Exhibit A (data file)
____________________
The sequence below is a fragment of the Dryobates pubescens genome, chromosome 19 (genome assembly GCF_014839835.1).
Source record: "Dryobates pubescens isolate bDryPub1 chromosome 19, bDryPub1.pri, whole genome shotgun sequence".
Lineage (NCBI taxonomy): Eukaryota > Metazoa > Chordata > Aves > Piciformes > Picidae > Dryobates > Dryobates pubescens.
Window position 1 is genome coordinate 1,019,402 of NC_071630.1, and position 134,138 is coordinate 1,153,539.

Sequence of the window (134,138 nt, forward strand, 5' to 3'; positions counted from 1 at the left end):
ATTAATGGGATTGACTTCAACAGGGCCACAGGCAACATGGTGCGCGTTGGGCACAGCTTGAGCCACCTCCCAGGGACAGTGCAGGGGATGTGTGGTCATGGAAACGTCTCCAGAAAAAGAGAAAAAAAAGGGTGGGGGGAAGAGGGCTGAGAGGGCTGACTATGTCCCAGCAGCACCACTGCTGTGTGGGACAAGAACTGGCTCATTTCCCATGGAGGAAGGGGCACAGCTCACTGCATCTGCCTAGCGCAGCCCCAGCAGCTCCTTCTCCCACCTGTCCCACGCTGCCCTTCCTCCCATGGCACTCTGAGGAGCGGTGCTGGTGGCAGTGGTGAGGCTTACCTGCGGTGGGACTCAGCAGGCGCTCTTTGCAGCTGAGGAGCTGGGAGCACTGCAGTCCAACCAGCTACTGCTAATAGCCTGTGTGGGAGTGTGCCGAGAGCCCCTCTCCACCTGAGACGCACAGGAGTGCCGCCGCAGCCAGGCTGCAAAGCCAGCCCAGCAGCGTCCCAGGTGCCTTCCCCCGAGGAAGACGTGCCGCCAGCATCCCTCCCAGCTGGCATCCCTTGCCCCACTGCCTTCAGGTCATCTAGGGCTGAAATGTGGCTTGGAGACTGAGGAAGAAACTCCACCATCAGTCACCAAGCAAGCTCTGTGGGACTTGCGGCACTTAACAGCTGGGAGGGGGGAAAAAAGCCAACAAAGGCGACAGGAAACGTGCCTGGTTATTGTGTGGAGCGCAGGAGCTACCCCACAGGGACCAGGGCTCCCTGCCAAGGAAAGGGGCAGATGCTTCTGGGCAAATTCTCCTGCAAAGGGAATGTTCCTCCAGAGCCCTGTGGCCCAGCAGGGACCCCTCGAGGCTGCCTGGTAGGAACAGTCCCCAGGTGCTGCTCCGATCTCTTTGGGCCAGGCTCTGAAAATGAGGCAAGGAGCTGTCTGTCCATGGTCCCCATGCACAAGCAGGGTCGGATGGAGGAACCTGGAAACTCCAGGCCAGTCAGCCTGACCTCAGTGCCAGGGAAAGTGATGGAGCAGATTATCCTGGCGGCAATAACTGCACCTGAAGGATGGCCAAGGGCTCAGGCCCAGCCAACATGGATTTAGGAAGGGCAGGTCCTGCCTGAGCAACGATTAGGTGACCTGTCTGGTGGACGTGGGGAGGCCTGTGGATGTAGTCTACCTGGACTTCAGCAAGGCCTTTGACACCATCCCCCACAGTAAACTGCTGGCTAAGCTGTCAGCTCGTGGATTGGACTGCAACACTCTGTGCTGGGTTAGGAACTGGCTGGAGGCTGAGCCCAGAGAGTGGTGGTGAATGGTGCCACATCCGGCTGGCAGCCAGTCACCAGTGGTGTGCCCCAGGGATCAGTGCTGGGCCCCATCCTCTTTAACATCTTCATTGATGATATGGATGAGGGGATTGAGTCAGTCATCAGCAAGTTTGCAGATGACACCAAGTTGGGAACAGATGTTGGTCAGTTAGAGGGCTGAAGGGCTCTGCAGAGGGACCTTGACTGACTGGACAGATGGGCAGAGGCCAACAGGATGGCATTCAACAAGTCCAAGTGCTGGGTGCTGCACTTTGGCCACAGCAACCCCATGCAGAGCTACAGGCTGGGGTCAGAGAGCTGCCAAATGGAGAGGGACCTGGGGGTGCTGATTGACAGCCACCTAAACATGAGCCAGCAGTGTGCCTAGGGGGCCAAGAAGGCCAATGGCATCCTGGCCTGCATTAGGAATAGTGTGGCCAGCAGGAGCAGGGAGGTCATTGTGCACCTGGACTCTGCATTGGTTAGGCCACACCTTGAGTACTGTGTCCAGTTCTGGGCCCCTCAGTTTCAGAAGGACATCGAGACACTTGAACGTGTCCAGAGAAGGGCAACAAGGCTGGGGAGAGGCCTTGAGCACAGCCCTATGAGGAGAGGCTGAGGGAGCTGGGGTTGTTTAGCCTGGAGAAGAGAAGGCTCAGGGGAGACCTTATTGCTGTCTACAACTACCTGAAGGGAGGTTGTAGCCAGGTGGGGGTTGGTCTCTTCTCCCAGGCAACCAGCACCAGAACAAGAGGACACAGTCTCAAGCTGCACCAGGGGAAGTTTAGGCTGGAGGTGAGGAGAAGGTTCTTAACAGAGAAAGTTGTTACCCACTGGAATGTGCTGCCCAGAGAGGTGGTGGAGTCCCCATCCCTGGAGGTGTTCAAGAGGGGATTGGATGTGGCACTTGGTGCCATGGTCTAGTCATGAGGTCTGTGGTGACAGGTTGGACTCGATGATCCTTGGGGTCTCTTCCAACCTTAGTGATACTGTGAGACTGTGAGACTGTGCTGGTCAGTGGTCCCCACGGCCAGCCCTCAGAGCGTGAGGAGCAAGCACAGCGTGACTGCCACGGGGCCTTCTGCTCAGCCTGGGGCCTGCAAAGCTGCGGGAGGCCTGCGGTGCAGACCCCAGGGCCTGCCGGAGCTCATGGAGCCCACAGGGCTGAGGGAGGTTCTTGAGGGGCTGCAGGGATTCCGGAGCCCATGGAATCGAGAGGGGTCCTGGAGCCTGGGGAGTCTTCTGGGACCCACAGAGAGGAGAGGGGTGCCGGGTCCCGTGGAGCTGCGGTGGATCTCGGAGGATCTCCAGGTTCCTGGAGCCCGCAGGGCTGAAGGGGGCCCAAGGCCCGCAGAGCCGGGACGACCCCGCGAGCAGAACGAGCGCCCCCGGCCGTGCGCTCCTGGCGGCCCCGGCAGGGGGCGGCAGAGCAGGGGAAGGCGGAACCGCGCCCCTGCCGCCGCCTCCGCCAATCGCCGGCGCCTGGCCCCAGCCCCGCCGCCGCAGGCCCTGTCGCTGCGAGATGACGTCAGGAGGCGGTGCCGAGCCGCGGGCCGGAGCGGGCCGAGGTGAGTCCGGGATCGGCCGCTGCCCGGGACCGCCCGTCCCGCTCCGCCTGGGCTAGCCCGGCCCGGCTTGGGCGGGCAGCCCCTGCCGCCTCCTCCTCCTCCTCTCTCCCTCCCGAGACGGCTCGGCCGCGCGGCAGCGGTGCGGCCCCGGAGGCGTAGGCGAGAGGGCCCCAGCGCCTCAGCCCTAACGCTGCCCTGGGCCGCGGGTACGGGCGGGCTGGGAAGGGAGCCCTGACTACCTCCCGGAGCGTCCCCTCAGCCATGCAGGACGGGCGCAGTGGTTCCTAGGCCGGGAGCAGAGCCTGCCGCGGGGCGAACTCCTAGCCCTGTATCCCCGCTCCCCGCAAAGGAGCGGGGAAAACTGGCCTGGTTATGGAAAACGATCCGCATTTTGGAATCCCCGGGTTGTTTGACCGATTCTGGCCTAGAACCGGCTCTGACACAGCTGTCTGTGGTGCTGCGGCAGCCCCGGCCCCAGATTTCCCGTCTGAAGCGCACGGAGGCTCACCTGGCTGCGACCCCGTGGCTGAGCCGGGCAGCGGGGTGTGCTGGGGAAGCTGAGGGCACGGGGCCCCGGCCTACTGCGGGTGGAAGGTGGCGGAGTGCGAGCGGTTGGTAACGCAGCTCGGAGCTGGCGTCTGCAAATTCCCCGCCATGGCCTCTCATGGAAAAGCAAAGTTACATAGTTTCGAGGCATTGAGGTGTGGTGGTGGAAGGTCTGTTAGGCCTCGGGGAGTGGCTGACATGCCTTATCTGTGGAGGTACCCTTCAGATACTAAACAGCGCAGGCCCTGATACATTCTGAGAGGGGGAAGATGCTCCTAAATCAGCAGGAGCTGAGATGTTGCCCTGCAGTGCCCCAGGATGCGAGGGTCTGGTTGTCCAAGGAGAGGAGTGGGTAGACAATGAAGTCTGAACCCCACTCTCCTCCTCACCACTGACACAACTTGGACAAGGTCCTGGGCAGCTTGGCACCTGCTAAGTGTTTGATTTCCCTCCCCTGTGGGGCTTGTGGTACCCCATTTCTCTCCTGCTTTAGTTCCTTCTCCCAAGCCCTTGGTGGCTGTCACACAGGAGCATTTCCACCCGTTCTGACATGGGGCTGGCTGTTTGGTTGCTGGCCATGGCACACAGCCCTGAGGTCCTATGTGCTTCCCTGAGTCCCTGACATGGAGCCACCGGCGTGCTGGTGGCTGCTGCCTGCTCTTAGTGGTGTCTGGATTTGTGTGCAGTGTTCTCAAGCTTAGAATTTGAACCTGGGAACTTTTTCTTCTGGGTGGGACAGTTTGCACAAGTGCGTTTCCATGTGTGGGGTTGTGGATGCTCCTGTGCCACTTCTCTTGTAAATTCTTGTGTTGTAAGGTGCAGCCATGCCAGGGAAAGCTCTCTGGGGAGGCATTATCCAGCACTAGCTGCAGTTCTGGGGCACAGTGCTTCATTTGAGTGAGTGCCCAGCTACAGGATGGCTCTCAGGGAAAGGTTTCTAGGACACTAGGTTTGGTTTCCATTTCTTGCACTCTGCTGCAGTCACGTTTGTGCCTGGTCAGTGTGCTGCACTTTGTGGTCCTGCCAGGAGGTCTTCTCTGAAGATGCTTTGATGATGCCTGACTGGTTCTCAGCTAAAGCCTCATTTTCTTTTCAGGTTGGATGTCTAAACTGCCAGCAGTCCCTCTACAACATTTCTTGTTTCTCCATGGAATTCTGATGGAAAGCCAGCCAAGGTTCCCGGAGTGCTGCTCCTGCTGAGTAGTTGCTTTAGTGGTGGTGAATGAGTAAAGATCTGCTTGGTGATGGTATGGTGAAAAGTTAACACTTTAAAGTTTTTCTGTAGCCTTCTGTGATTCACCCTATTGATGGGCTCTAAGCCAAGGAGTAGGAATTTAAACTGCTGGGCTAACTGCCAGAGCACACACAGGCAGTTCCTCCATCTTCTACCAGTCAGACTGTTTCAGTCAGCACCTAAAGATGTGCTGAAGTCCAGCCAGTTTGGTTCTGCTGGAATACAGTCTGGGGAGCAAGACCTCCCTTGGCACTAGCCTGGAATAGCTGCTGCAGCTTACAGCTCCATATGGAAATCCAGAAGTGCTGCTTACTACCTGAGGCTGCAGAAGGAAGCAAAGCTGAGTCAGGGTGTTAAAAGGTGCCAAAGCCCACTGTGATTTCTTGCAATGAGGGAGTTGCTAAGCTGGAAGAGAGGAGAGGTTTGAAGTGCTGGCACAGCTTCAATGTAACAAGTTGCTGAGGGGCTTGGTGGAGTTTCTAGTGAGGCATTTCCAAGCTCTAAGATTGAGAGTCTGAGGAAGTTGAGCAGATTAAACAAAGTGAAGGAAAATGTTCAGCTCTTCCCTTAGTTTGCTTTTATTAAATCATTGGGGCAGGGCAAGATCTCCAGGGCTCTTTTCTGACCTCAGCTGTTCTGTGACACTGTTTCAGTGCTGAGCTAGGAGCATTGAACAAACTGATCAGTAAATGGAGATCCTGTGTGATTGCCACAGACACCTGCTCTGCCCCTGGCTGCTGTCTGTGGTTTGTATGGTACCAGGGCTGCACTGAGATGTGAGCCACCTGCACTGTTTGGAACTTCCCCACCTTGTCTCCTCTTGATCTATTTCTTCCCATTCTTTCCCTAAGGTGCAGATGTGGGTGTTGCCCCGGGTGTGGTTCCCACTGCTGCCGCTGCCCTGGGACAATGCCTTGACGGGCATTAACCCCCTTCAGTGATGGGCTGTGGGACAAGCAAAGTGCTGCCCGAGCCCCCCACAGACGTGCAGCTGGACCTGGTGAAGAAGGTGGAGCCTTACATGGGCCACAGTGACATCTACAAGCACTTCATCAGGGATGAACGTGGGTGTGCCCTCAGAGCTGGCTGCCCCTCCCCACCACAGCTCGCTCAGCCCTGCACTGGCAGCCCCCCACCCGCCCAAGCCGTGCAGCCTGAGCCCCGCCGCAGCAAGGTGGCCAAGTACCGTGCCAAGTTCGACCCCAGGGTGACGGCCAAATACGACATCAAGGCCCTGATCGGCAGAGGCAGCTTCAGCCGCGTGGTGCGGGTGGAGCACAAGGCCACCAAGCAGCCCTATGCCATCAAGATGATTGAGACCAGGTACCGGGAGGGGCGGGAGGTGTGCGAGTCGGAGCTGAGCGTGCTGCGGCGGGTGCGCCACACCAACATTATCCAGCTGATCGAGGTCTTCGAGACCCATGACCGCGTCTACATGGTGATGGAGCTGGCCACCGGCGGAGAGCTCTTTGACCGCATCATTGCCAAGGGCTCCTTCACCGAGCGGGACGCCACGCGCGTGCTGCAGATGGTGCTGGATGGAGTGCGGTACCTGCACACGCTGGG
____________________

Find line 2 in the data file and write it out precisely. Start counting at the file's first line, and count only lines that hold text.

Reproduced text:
Source record: "Dryobates pubescens isolate bDryPub1 chromosome 19, bDryPub1.pri, whole genome shotgun sequence".